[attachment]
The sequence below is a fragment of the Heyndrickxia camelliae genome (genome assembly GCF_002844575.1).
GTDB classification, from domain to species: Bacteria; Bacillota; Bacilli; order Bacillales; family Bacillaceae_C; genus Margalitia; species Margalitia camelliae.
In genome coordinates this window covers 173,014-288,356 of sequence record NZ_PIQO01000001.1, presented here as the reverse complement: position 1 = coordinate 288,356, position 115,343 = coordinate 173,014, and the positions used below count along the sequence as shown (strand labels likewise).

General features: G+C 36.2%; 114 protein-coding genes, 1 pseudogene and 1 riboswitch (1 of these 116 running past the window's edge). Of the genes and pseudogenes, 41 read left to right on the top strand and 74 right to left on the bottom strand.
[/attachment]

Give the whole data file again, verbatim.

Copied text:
The sequence below is a fragment of the Heyndrickxia camelliae genome (genome assembly GCF_002844575.1).
GTDB classification, from domain to species: Bacteria; Bacillota; Bacilli; order Bacillales; family Bacillaceae_C; genus Margalitia; species Margalitia camelliae.
In genome coordinates this window covers 173,014-288,356 of sequence record NZ_PIQO01000001.1, presented here as the reverse complement: position 1 = coordinate 288,356, position 115,343 = coordinate 173,014, and the positions used below count along the sequence as shown (strand labels likewise).

General features: G+C 36.2%; 114 protein-coding genes, 1 pseudogene and 1 riboswitch (1 of these 116 running past the window's edge). Of the genes and pseudogenes, 41 read left to right on the top strand and 74 right to left on the bottom strand.